- Item‘How Much Money Do You Spend on Gambling?’ The Comparative Validity of Question Wordings Used to Assess Gambling Expenditure(Routledge, 2007-02) Wood, Robert T.; Williams, Robert J.Gambling expenditure is a commonly asked question in jurisdiction-wide surveys of gambling behaviour and in surveys of household spending. However, the validity of self-reported gambling expenditure is questionable due to the fact that these expenditures usually do not match up with actual gambling revenue. The present study asked about past month gambling expenditure, in 12 different ways, to a random sample of 2424 Ontario adult gamblers. The relative validity of each question format was subsequently established by the correspondence of reported gambling expenditures with actual Ontario gambling revenue, as well as with amounts obtained by prospective diaries. Slight variations in question wording resulted in significant variation in reported expenditure amounts. However, certain question wordings elicited amounts closer to actual revenues and are therefore recommended for use in future surveys.
- ItemInternet Gambling: A Comprehensive Review and Synthesis of the Literature(Report prepared for the Ontario Problem Gambling Research Centre, Guelph, Ontario, CANADA., 2007-08-31) Williams, Robert J.; Wood, Robert T.This review is an attempt to comprehensively identify and synthesize the literature concerning Internet gambling.
- ItemInternet Gambling: Past, Present and Future(Elsevier, 2007) Wood, Robert T.; Williams, Robert J.In light of continued and rapid expansion, and in light of existing ambiguities and gaps in current knowledge, this chapter seeks to highlight the major trends and issues associated with Internet gambling today. This is not meant to offer a definitive answer to all questions and issues that are emerging from the current state of Internet gambling. Instead, recognizing that much more research is needed in most areas, this chapter merely seeks to highlight crucial domains of knowledge and research on Internet gambling, as well as any resulting implications.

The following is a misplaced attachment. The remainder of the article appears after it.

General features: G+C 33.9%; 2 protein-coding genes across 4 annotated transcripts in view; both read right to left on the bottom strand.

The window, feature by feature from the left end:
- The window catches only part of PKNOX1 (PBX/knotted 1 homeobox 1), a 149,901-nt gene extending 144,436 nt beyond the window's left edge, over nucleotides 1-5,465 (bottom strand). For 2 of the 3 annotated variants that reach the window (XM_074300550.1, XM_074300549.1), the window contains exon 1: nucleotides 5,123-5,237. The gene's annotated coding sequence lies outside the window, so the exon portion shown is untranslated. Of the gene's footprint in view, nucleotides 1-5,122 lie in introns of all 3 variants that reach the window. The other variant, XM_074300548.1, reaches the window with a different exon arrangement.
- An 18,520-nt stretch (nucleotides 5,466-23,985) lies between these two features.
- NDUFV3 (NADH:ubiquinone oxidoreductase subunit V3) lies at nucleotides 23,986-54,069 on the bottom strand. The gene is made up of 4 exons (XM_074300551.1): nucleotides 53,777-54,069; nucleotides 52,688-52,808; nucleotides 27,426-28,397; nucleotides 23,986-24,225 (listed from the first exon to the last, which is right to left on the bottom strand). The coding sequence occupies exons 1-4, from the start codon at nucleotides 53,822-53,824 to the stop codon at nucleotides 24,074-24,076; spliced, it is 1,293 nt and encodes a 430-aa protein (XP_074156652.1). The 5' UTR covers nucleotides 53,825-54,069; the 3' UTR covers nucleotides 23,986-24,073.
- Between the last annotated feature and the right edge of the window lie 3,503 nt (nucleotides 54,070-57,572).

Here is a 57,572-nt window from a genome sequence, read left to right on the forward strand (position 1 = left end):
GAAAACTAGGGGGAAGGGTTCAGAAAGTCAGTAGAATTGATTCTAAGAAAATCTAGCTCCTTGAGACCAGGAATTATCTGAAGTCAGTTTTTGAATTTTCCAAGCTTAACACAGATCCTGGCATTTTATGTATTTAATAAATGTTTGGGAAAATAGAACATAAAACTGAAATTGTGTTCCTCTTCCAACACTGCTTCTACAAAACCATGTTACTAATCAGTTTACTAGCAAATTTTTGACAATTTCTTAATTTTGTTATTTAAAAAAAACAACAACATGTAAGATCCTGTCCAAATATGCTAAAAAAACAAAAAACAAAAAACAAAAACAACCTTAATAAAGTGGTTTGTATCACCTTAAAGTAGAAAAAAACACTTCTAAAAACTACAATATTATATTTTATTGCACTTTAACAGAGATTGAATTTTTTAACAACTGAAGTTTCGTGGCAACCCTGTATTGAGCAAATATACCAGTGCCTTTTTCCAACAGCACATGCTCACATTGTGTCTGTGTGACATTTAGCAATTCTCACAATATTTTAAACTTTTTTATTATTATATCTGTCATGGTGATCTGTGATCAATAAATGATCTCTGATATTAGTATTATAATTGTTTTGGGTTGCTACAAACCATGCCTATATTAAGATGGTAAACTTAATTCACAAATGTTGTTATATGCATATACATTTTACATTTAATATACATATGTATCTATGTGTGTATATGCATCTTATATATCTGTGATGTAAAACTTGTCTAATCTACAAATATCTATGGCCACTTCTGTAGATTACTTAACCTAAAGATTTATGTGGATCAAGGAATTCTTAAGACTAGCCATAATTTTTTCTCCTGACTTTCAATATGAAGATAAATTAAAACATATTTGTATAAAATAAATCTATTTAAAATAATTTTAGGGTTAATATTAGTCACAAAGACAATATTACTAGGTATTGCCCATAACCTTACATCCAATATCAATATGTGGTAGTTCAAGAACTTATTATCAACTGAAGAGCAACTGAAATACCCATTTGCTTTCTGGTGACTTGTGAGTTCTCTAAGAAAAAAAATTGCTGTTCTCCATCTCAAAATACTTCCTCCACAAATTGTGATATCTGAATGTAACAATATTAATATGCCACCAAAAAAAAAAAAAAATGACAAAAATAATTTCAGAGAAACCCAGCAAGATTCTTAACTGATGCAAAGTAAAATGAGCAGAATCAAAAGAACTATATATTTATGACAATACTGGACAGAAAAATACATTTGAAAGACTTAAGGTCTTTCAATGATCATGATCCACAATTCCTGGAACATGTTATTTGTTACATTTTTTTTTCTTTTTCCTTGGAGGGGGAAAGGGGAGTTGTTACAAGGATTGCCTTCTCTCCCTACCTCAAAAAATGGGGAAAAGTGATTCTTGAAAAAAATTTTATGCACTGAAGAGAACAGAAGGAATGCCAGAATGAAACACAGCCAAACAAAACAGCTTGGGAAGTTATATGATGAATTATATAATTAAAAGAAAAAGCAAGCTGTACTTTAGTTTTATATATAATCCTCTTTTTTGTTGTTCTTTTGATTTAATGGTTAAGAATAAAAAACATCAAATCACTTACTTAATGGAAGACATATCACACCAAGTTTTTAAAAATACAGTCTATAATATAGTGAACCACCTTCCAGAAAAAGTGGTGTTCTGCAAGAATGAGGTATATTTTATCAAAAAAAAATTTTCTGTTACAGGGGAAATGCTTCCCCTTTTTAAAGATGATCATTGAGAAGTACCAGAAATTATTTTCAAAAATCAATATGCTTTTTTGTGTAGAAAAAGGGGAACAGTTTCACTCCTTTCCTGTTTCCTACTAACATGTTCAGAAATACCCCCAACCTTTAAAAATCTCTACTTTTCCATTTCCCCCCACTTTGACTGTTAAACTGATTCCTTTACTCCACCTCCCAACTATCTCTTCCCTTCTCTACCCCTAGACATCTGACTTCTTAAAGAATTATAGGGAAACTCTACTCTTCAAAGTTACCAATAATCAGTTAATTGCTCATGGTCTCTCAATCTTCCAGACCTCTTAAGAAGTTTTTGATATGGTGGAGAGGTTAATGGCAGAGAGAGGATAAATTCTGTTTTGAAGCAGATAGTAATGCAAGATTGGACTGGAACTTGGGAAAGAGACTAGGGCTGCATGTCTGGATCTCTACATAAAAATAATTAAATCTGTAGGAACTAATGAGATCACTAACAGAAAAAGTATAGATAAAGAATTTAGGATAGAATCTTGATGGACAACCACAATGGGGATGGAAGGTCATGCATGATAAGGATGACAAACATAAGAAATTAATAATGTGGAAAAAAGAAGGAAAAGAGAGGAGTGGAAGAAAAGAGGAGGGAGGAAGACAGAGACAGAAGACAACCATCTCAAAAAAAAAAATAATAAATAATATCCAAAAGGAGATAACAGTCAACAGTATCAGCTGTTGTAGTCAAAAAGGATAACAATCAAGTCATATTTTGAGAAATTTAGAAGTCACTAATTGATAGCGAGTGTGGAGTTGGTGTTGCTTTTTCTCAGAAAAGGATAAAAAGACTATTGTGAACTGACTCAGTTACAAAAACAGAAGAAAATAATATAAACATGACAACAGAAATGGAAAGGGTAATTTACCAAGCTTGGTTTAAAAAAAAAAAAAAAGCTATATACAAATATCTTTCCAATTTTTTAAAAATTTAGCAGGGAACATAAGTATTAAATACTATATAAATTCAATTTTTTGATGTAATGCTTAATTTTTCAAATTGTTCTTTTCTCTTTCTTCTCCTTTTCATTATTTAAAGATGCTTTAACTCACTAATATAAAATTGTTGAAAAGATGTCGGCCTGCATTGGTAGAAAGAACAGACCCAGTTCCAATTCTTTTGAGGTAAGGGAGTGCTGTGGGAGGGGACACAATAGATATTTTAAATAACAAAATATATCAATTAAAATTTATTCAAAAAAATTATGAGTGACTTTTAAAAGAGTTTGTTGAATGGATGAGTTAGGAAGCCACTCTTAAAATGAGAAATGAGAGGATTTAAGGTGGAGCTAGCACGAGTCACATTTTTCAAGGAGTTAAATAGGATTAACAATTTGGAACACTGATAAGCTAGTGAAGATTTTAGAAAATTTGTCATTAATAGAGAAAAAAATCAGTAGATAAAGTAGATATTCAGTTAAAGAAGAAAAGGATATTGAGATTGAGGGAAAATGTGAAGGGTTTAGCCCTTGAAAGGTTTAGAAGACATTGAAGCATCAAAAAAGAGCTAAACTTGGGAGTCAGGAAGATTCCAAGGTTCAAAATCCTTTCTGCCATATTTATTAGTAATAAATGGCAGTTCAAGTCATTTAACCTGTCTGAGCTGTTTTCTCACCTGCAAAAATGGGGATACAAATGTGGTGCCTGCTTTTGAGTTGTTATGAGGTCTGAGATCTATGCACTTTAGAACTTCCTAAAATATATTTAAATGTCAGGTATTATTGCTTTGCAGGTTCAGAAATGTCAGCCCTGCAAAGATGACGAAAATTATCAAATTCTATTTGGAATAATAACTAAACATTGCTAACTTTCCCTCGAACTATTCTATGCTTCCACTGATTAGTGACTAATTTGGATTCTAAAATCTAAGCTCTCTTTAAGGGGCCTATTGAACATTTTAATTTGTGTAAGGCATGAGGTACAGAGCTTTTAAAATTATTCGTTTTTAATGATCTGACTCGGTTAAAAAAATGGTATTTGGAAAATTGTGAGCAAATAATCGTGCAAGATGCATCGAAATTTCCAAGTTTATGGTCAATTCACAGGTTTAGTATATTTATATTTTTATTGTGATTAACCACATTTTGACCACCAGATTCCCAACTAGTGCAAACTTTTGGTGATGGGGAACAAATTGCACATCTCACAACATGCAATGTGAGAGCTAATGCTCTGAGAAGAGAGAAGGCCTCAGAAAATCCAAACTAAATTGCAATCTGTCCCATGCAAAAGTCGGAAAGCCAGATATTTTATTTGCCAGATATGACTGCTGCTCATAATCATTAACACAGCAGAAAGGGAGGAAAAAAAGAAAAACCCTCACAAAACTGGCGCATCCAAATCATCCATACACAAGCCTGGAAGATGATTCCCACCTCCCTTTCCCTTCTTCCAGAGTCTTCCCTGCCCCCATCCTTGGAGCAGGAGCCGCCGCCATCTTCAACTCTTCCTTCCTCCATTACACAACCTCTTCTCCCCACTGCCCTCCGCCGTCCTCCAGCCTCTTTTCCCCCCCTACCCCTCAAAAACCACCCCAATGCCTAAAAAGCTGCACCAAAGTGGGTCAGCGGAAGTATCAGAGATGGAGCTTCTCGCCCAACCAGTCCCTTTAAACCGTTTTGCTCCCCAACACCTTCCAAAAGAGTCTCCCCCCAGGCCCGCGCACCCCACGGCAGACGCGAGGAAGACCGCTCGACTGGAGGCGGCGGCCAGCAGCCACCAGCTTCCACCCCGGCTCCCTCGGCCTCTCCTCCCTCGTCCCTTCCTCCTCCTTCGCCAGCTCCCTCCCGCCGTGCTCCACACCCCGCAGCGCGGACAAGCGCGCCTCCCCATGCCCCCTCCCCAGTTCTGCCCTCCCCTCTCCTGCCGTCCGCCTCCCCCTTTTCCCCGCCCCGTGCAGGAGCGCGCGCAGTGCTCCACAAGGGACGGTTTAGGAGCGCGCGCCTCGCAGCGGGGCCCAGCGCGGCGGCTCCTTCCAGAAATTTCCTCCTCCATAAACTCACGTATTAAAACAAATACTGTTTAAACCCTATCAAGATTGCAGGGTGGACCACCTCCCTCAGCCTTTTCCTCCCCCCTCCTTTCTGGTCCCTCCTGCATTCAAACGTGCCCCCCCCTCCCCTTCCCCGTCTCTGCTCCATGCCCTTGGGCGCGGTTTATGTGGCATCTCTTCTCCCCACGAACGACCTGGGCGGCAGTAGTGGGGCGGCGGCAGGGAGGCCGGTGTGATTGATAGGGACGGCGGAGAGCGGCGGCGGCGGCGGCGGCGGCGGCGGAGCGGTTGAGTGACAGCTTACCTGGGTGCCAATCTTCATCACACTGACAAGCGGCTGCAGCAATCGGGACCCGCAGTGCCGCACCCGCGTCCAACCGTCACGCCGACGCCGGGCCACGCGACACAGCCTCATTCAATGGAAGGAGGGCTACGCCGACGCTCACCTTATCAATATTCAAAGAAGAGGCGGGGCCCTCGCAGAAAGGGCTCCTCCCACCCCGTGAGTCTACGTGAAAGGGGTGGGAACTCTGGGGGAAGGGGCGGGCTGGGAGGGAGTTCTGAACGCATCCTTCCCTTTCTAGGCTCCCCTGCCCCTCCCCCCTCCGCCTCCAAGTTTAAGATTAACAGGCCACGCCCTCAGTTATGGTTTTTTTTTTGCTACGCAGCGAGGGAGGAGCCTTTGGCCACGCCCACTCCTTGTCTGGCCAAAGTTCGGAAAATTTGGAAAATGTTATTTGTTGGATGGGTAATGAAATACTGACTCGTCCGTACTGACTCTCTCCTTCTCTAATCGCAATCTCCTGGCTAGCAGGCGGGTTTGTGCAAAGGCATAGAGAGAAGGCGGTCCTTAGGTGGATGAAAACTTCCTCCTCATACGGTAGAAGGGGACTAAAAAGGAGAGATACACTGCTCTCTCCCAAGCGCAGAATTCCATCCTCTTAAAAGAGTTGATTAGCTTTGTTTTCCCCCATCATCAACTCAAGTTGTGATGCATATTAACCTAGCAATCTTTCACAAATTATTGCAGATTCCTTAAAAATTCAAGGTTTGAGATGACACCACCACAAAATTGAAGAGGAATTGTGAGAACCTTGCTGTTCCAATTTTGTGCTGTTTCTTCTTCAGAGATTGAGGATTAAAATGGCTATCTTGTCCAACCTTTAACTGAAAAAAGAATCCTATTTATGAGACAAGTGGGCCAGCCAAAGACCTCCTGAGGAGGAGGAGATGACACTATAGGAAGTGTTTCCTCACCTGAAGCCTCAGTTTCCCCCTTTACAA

- ItemInternet Gambling: Prevalence, Patterns, Problems, and Policy Options(Final Report prepared for the Ontario Problem Gambling Research Centre; Guelph, Ontario, 2009-01-05) Wood, Robert T.; Williams, Robert J.Beginning in the early to mid-1990s, as Internet access expanded into workplaces and private residences, gamblers in Western societies were introduced to a new realm of gambling opportunities, based on the Internet. Each of the traditional forms of gambling, widely available in land-based venues, soon appeared in electronic format over the Internet, and have since been easily accessible to any person with an Internet connection and means of electronically transferring money. Virtually mediated casino games, slot machines, bingos, lotteries, sports wagering, horse race betting, and skill games are all now readily accessible, with new forms of gambling and new ways of remote gambling (e.g., interactive television) continually being added. While Internet gambling is becoming a more socially acceptable and legally available activity, the expansion of Internet gambling is outpacing peoples' understanding of the phenomenon, as well as outpacing many of the laws that are supposed to regulate gambling activity. Consequently, we find ourselves in a situation where we have insufficient knowledge of online gambling, including the characteristics of gamblers, the dynamics of Internet gambling behavior, the potential link between Internet gambling and problem gambling, and the most appropriate regulatory and legislative stance to take with respect to Internet gambling. In light of persisting ambiguities and gaps in the existing academic and policy literature, the present report comprises one of the most thorough academic examinations of Internet gamblers to date. The first part of the report provides a context for the present investigation by providing a comprehensive review of the history of Internet gambling, the current worldwide situation, regulatory frameworks for Internet gambling in different jurisdictions, and concerns with Internet gambling. The second part of the report discusses results from two surveys. The first survey is a random digit dial (RDD) Telephone Survey of 8,498 Canadian adults conducted from January 2006 to June 2007 ('Canadian Telephone Survey'). The second survey is an online self-administered survey of 12,521 adults, from 105 countries, conducted from June to December 2007 ('International Online Survey'). These surveys collected information about people‟s demographic characteristics, land-based gambling behaviour, Internet gambling behaviour, stock market gambling, attitudes toward gambling, motivations for gambling on the Internet, gambling fallacies, and problem gambling as assessed by the Canadian Problem Gambling Index (CPGI). The International Online Survey also served as an intervention, as participants were provided with detailed feedback about their gambling behaviour relative to others, a projection of their yearly expenditures, explanations of why certain beliefs they held were gambling fallacies, their risk for becoming a problem gambler, their current score on the Canadian Problem Gambling Index (CPGI), Internet links to treatment resources, and a demonstration of how their predictive ability for random events is no better than chance, and how there is no relationship between their prediction confidence and prediction success.